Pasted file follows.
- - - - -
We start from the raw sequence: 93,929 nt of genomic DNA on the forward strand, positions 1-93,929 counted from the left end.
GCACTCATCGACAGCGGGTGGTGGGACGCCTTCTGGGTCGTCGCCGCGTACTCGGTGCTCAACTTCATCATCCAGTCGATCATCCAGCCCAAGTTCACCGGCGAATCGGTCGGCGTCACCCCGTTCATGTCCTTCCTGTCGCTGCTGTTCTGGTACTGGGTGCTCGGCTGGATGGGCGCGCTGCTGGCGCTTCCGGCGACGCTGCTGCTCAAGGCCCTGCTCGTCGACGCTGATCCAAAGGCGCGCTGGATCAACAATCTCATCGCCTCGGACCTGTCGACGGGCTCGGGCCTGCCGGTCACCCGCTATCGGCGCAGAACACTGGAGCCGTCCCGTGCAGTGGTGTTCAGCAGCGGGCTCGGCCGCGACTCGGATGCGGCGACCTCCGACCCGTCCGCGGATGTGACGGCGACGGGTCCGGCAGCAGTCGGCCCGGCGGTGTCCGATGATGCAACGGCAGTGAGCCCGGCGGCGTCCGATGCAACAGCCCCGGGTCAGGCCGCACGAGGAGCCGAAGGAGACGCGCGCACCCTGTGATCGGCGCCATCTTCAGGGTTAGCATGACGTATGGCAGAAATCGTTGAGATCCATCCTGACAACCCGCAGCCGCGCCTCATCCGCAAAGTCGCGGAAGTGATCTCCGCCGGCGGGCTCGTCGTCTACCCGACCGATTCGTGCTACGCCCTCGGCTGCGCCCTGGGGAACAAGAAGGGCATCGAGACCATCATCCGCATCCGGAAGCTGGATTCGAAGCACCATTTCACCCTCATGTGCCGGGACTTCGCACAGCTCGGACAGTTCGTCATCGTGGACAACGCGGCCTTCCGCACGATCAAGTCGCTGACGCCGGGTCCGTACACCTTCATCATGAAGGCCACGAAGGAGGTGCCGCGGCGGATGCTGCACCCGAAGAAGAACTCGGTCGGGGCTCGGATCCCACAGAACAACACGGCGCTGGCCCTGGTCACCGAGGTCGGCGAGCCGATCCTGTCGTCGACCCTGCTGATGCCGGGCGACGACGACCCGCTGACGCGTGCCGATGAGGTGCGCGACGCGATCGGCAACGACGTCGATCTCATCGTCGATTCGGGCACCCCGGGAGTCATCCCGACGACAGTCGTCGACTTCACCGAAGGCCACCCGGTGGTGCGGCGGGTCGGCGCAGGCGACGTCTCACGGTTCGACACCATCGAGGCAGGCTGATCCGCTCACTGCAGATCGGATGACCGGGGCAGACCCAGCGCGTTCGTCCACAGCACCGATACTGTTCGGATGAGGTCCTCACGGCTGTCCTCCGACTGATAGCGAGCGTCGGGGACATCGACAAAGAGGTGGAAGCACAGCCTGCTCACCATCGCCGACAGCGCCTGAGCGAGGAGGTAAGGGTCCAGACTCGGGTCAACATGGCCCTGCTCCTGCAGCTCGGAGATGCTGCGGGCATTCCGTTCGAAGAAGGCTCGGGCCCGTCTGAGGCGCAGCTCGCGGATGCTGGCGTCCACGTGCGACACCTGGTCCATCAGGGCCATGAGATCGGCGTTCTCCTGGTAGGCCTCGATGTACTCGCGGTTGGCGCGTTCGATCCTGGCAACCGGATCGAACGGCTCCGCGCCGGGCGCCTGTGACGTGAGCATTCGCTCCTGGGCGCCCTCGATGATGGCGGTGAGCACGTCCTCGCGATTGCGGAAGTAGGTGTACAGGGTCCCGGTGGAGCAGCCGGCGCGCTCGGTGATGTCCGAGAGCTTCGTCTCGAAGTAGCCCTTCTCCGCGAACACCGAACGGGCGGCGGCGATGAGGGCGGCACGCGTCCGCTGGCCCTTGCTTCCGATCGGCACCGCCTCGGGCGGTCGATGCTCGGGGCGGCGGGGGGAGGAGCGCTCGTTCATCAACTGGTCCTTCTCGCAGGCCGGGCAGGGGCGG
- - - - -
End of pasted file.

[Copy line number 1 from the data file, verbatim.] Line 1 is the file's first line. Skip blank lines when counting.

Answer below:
We start from the raw sequence: 93,929 nt of genomic DNA on the forward strand, positions 1-93,929 counted from the left end.